This is a true essay, though the names have been thinly disguised ..
My Aunt Madge died two weeks ago. Heavy all her adult life, she had melted down to just over 100 pounds. Kidney failure was the big problem, but there had been a litany of health disasters near the end. I didn’t see her during her final illness; our only contact these last few years had been Christmas greetings. Probably because I had not witnessed her decline, the news hit me hard. My Aunt Madge had never been the sick old lady type.
She and her husband, Uncle Harry, lived in a small city in central New York. I’ll call it Boster. They had two sons, Rod and Will.
My Aunt always had the brassy manner of a career fifth-grade teacher and sometime-performer in light opera theatricals. For instance, if she called your name and you responded “yeah” she would pretend she didn’t hear you. You could keep saying “yeah? yeah?” until the cows came home. Until you said “yes” she would just keep calling your name.
In his working days, Uncle Harry owned the furniture store in Boster. They lived in Boster’s best neighborhood in a sprawling flat-roofed house, ‘50s chic, derivative of Frank Lloyd Wright. One could easily imagine Gregory Peck wandering around the living room, mixing martinis. Of course, as owners of a furniture store, they had nice furniture. I saw the first VCR of my experience in their den. It was the size of a microwave and heavy as a cinder block. They had a little cloth doll labled “the flasher”. He wore a trench coat that opened to reveal he was anatomically correct.
Aunt Madge and Uncle Harry had a boat called the Globus. They had a pool table in their finished basement. They had a refrigerator with a built-in beer tap on the way to the pool table. They had parties. They had a van. They had a good time.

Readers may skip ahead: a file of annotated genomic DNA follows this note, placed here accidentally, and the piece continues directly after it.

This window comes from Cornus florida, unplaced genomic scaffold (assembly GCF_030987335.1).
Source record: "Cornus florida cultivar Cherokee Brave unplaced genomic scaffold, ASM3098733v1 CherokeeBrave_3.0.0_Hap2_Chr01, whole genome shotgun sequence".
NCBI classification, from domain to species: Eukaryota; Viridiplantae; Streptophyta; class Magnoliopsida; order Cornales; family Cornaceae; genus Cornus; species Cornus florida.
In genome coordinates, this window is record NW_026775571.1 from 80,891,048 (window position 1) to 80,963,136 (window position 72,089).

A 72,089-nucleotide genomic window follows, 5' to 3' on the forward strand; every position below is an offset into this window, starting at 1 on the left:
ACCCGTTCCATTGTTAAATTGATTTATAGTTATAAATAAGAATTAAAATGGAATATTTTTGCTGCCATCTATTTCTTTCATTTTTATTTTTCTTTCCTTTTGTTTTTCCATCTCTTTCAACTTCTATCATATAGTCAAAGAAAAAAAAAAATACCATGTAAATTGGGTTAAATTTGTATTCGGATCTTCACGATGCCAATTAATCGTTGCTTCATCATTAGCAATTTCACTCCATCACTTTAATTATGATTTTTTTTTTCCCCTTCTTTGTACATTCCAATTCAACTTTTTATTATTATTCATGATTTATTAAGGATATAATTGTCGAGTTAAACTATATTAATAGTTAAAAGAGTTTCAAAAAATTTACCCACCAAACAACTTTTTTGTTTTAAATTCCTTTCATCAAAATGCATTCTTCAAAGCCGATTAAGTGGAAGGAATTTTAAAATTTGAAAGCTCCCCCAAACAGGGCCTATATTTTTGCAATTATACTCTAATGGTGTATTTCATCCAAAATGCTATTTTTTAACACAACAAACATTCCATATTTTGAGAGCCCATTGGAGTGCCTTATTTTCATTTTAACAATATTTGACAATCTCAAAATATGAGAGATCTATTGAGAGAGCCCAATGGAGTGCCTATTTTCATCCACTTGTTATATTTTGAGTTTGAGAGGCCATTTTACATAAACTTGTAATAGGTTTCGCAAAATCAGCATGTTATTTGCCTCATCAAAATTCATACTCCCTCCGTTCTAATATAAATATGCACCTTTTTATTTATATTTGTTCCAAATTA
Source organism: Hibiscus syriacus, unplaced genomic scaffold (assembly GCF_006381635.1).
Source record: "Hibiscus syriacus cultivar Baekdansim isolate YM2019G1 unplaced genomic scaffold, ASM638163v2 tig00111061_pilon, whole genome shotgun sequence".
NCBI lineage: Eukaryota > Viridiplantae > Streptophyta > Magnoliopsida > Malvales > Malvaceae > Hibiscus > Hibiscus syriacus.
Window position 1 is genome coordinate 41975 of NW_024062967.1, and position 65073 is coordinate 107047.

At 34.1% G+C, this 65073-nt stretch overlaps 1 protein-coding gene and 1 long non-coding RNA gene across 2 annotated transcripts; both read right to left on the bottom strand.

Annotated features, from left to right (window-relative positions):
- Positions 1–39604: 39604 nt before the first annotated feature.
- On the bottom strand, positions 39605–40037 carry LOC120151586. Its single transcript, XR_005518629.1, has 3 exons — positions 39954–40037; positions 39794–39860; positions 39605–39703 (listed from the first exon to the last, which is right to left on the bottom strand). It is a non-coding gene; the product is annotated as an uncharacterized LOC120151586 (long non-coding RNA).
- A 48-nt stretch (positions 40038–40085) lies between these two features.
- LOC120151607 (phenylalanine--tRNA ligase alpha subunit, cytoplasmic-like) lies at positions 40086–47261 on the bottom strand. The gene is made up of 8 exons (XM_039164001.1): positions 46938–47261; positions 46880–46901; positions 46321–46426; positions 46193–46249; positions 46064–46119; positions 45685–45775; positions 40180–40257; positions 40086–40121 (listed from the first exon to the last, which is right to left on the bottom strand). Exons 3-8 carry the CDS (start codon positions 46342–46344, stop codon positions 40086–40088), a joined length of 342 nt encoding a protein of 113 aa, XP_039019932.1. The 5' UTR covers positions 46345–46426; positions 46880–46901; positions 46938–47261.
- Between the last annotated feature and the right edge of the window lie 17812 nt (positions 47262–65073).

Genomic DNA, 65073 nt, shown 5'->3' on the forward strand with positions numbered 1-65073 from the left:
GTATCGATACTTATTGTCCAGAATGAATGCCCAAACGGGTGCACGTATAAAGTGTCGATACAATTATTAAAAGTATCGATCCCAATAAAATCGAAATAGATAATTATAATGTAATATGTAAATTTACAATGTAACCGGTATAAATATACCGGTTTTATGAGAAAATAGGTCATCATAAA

Aunt Madge was also prone to immodesty which I, something of a natural prude, found slightly alarming (witness, “the flasher”). I remember my aunt commenting my cousin Rod’s inability to waterski: “He’s like Crisco, too much fat in the can!” and letting out one of her braying laughs.
As kids, we got Christmas gifts from Aunt Madge year in and year out with the names of local banks on them and things recognizably used.
For a period after her retirement from school teaching Aunt Madge was the mayor of Boster. Her supporters put “Madge for Mayor” bumper stickers on their cars. She always wore a skirt and came to City Hall on a moped, with the skirt flying all around her. She conducted business on the City Hall steps.
My cousin Will once told me that Aunt Madge never once admitted to being wrong about anything, including things like dates of battles or state capitals.
I last saw Aunt Madge at a cousin’s wedding back in 1999. She looked the same as ever then, though slightly grayer. Uncle Harry, however, looked like he might fall over dead at any second. That “kegerator” had done its damage. He was enormously fat riding around on a scooter. I saw him again at her funeral. No change. That she departed this life before him is a source of family amazement.
The loss of my Aunt Madge brings home to me how long gone are the days of gathering round the Betamax and eight-ball versus the cousins in the basement. God only knows what happened to “the flasher”. I have been busy for years now with my own little children. In these last few preoccupied decades I haven’t taken much notice of those people and places of years gone by and now, too late, I am suddenly sorry.